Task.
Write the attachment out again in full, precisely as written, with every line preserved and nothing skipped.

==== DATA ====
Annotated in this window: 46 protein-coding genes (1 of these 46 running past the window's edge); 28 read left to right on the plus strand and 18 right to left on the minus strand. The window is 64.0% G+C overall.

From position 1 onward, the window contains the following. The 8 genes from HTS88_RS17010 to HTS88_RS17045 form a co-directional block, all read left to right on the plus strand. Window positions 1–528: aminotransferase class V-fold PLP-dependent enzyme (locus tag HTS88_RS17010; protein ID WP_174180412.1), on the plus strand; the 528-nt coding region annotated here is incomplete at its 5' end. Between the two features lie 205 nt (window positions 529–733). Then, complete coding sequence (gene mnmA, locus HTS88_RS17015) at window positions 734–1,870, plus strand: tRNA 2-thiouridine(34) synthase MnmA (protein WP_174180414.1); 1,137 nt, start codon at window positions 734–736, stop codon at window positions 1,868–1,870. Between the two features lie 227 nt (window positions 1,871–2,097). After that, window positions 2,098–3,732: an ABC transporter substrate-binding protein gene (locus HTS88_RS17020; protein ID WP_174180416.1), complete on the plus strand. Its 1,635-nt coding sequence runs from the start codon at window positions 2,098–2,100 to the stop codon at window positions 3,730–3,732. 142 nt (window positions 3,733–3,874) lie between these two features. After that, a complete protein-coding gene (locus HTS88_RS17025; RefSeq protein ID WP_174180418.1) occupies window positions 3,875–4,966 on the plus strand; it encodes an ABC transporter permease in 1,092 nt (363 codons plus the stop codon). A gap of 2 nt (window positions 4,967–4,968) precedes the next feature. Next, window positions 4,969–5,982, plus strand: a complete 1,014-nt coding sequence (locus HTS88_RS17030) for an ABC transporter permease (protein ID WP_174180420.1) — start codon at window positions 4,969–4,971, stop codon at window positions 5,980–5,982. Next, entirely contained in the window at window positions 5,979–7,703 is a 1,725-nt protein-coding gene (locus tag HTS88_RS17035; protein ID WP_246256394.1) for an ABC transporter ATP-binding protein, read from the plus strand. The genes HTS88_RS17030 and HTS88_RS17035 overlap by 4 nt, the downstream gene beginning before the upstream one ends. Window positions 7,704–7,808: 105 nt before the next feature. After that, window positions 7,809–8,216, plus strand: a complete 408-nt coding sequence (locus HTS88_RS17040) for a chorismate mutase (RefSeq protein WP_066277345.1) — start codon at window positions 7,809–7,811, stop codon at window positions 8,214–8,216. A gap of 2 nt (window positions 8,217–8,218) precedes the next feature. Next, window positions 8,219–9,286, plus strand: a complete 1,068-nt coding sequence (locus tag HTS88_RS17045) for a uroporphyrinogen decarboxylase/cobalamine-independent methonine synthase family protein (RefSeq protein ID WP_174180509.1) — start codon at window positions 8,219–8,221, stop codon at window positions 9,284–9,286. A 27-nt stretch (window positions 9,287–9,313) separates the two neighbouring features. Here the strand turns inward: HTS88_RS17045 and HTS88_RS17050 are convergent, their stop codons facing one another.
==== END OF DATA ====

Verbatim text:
Annotated in this window: 46 protein-coding genes (1 of these 46 running past the window's edge); 28 read left to right on the plus strand and 18 right to left on the minus strand. The window is 64.0% G+C overall.

From position 1 onward, the window contains the following. The 8 genes from HTS88_RS17010 to HTS88_RS17045 form a co-directional block, all read left to right on the plus strand. Window positions 1–528: aminotransferase class V-fold PLP-dependent enzyme (locus tag HTS88_RS17010; protein ID WP_174180412.1), on the plus strand; the 528-nt coding region annotated here is incomplete at its 5' end. Between the two features lie 205 nt (window positions 529–733). Then, complete coding sequence (gene mnmA, locus HTS88_RS17015) at window positions 734–1,870, plus strand: tRNA 2-thiouridine(34) synthase MnmA (protein WP_174180414.1); 1,137 nt, start codon at window positions 734–736, stop codon at window positions 1,868–1,870. Between the two features lie 227 nt (window positions 1,871–2,097). After that, window positions 2,098–3,732: an ABC transporter substrate-binding protein gene (locus HTS88_RS17020; protein ID WP_174180416.1), complete on the plus strand. Its 1,635-nt coding sequence runs from the start codon at window positions 2,098–2,100 to the stop codon at window positions 3,730–3,732. 142 nt (window positions 3,733–3,874) lie between these two features. After that, a complete protein-coding gene (locus HTS88_RS17025; RefSeq protein ID WP_174180418.1) occupies window positions 3,875–4,966 on the plus strand; it encodes an ABC transporter permease in 1,092 nt (363 codons plus the stop codon). A gap of 2 nt (window positions 4,967–4,968) precedes the next feature. Next, window positions 4,969–5,982, plus strand: a complete 1,014-nt coding sequence (locus HTS88_RS17030) for an ABC transporter permease (protein ID WP_174180420.1) — start codon at window positions 4,969–4,971, stop codon at window positions 5,980–5,982. Next, entirely contained in the window at window positions 5,979–7,703 is a 1,725-nt protein-coding gene (locus tag HTS88_RS17035; protein ID WP_246256394.1) for an ABC transporter ATP-binding protein, read from the plus strand. The genes HTS88_RS17030 and HTS88_RS17035 overlap by 4 nt, the downstream gene beginning before the upstream one ends. Window positions 7,704–7,808: 105 nt before the next feature. After that, window positions 7,809–8,216, plus strand: a complete 408-nt coding sequence (locus HTS88_RS17040) for a chorismate mutase (RefSeq protein WP_066277345.1) — start codon at window positions 7,809–7,811, stop codon at window positions 8,214–8,216. A gap of 2 nt (window positions 8,217–8,218) precedes the next feature. Next, window positions 8,219–9,286, plus strand: a complete 1,068-nt coding sequence (locus tag HTS88_RS17045) for a uroporphyrinogen decarboxylase/cobalamine-independent methonine synthase family protein (RefSeq protein ID WP_174180509.1) — start codon at window positions 8,219–8,221, stop codon at window positions 9,284–9,286. A 27-nt stretch (window positions 9,287–9,313) separates the two neighbouring features. Here the strand turns inward: HTS88_RS17045 and HTS88_RS17050 are convergent, their stop codons facing one another.